Being a largely illiterate underclass, even poorer than the people of Ulster, has meant that their story has remained largely untold.

What is perhaps even more ridiculous, is the fact that the vast majority of Americans today honestly believe that their forebears were invariably good, honest, God-fearing, hard-working “white” people escaping “tyranny” and “religious oppression”.

You will hear people claim their forefathers fought as “patriots” in the Revolution.  You will hear how their ancestors were among the passengers on the Mayflower.

What you almost never hear, is how England used its American colonies as a dumping ground for convicts and criminals, until the American Revolution forced them to divert this insalubrious cargo to its new colonies in Australia.

Between 1718 and 1775, AT LEAST 52,000 convicts were transported to the American colonies.  That represents more than a quarter of all immigration to America during the 18th century.

A quarter.  One in a hundred Americans today claim descent from a few dozen “Pilgrims”.  Yet nary a peep is heard from the descendants of the tens of thousands of convicts, prostitutes, and criminals…

Here is a short snippet of life among the forgotten, a glimpse of the other people who were “Coming to America”. Compare some of the names below to the people you might find in your own family history.

Note: The surname “Faa” mentioned below was also commonly rendered as “Fall” or “Falls“, a name not uncommon in Eastern Tennessee and Kentucky.  The surname “Fenwick” survives today among people bearing the surnames “Penix” and “Phoenix” – it was common during the 1700s and 1800s to append a patrynomic “s” to the end of many surnames.

Thus “Cocke” might first be found varied as “Cockes“, i.e “Cox“.


Hendrick/Hendricks/Hendrix.  And so forth.

Fenwick” was thus sometimes rendered “Fenwicks“, which eventually morphed into Penix/Fenix/Phoenix, et al.




A Tale of Bridgend [along the Scottish borders]

“As stated, before Sir James Douglas bought Springwood Park it was named Bridgend and owned by Sir William Kerr of Greenhead. In 1714 he had arrested some gypsies who were going about armed and living off the land. He had them confined in the tollbooth at Jedburgh and refused to listen to the pleas of Janet Stewart, the mother of one of the miscreants.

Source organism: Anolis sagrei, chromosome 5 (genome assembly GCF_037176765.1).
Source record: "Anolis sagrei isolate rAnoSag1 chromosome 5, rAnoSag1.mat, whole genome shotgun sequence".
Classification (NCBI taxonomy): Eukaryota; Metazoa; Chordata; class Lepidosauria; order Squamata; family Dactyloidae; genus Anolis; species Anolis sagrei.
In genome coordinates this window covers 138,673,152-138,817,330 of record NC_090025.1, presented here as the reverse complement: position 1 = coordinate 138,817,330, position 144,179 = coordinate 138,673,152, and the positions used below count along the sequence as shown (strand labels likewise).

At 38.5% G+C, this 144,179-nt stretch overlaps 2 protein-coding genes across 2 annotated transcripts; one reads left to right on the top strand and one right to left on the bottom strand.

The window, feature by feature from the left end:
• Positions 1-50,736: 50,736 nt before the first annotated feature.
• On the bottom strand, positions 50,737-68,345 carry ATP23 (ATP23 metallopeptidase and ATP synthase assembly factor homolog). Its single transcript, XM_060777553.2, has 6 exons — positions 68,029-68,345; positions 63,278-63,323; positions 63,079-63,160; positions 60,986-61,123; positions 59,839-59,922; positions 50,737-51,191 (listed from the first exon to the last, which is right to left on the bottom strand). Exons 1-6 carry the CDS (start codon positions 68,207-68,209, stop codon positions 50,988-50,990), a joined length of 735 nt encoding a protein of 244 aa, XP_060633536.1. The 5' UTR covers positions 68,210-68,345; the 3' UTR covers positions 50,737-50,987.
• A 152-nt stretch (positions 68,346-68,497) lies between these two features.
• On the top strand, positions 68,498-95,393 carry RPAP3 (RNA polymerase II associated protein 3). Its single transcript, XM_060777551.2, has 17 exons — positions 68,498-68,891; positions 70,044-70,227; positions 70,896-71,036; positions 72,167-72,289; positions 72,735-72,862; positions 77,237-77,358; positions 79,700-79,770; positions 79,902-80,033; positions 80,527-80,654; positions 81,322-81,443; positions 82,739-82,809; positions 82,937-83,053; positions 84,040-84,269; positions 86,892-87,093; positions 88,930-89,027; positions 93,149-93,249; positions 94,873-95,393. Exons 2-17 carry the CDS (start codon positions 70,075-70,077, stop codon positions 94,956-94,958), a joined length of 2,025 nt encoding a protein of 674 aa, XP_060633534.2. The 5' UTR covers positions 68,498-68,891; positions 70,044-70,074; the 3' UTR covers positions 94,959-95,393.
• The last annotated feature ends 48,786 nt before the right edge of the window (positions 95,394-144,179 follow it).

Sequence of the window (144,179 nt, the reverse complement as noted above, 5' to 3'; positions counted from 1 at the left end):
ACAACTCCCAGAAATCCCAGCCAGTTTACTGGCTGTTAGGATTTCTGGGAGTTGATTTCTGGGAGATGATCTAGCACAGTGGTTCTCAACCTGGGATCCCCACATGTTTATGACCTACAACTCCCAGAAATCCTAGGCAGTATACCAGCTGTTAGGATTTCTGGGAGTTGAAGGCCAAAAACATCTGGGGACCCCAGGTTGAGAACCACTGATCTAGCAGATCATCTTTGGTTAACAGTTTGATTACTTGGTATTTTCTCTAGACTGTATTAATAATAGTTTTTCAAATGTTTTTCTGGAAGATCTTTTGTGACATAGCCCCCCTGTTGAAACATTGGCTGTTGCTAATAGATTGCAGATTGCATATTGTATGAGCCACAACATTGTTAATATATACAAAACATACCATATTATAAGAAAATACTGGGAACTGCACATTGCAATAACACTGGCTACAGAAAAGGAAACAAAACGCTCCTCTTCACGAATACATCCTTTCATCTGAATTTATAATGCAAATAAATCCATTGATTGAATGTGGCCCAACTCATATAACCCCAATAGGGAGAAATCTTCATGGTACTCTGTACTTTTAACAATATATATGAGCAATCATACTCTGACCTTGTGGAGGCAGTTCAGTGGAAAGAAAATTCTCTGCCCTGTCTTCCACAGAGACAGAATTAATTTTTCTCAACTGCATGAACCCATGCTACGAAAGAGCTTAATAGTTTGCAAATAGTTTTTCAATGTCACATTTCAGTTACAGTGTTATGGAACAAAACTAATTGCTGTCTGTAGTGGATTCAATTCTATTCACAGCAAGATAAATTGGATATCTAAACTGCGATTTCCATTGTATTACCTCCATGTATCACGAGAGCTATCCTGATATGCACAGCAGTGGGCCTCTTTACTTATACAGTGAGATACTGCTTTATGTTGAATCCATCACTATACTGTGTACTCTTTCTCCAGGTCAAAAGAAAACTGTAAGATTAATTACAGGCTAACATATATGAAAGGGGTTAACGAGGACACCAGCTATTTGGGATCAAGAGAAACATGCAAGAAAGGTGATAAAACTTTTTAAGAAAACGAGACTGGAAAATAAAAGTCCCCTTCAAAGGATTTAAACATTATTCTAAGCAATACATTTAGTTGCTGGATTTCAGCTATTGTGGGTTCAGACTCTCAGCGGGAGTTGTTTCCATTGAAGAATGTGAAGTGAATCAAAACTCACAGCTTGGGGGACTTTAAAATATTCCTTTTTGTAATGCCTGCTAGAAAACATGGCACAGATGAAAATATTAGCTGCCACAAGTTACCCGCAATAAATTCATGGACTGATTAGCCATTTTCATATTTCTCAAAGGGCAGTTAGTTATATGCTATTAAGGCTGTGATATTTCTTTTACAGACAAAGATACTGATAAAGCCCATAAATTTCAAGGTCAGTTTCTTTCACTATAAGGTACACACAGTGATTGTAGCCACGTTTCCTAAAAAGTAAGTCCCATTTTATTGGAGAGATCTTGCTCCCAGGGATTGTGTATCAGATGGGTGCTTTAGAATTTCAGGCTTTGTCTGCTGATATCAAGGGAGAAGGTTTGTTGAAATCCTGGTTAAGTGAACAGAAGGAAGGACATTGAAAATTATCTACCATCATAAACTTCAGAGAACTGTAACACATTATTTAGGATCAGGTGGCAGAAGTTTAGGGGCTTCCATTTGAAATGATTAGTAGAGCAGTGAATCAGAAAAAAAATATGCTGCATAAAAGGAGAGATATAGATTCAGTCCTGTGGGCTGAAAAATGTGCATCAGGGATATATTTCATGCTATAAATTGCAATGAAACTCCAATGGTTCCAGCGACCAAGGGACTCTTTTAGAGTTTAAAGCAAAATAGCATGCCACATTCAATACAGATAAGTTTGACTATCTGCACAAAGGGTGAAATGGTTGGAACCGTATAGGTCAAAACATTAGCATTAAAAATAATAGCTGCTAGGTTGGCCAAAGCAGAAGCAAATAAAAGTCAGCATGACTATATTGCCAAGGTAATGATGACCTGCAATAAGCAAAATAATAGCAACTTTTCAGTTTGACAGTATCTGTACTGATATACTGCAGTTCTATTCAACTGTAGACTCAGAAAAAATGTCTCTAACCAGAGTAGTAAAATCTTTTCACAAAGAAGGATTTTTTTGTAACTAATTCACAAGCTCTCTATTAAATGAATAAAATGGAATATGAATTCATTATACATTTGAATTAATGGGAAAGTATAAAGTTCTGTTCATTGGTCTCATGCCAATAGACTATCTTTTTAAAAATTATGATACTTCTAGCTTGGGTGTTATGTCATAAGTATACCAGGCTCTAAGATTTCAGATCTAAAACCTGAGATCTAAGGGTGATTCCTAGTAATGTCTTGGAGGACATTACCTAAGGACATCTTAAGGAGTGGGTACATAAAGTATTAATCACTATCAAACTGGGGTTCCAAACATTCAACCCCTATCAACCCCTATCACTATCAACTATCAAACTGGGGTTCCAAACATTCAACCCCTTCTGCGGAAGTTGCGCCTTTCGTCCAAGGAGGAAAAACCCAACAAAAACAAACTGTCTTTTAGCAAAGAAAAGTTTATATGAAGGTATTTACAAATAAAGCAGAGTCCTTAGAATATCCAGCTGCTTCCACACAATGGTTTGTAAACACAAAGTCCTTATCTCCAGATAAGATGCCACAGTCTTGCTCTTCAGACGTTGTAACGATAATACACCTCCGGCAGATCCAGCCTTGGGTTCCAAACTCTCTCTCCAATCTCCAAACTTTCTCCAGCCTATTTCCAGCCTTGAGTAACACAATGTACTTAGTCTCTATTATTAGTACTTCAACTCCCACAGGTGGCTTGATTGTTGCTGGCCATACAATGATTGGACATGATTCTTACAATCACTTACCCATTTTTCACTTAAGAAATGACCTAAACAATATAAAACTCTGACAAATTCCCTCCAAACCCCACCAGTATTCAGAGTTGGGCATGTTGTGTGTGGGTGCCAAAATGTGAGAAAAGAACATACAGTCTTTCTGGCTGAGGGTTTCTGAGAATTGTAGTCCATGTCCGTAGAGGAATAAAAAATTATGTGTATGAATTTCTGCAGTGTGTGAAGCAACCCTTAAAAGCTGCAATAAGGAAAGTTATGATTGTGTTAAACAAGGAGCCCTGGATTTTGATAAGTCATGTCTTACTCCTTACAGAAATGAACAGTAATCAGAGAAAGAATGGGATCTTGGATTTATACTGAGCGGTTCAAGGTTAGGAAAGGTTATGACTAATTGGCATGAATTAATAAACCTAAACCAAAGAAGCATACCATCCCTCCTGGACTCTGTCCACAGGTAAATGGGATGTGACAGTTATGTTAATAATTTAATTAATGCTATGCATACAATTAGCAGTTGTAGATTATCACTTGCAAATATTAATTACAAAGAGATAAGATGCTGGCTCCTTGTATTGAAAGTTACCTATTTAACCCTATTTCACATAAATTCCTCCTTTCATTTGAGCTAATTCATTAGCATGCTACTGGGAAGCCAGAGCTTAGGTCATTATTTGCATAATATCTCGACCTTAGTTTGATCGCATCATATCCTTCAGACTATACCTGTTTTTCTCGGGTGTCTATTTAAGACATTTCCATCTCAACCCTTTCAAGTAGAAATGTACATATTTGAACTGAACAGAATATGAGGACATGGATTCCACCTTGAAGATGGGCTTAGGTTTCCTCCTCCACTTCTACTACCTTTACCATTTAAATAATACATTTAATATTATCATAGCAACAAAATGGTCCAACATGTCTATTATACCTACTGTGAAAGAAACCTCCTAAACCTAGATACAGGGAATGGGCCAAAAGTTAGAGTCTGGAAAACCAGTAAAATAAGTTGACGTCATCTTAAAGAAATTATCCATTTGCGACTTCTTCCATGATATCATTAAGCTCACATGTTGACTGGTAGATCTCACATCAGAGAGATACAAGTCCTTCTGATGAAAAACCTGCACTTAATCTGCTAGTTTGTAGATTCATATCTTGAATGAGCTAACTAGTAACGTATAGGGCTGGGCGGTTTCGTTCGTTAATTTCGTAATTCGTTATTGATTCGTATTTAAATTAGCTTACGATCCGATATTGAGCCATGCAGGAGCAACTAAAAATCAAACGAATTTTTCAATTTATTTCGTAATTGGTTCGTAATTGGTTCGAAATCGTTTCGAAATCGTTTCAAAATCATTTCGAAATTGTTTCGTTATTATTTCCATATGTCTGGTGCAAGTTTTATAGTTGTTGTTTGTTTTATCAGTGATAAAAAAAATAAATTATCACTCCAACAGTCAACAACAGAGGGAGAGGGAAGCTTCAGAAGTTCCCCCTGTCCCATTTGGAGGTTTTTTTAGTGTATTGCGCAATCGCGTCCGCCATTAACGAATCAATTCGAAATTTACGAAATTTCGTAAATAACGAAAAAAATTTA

“On the 25th March 1714 the household of Bridgend had retired for the night when there was an explosion which set the house on fire and the property was totally destroyed.

“On the 11th May at the Spring Circuit Court at Jedburgh, William Walker, Patrick Faa, Mabel Stirling, Mary Faa, Jean Ross, Elspeth Lindsay, Joseph Wallace, John Fenwick, Jean Yourston, Mary Robertson, Janet Wilson and Janet Stewart were accused of wilful fire-raising and of being ‘notorious Egyptians, thieves, vagabonds, sorners, masterful beggars and oppressors, or at least holden and in repute to be in such manner meant.’

“The sentences were varied but Janet Stewart was scourged by the hand of the common hangman with a scourge of cords on the bare back – receiving four stripes at the West Port, four at the cross and four at the Town Foot. She was then returned to the prison for three days and, thereafter, had her left ear nailed to a post, erected for the purpose, near the Town Cross and made to stand there for a quarter of an hour.

“Patrick Faa underwent the same punishment but also had both ears cut off. After this, they were transported to the American plantations. It is worth noting that Sir George Brisbane Douglas himself always maintained an affection for the true gypsy and Queen Esther Faa-Blythe [who] used to be a frequent visitor to his mother Mariquita.”

By Ian Abernethy, author of “The High Toun on the Hill“, a history of the village of Heiton, 1984, 1987, 64 pp.

#beforewewerewhite #history #romani #convicts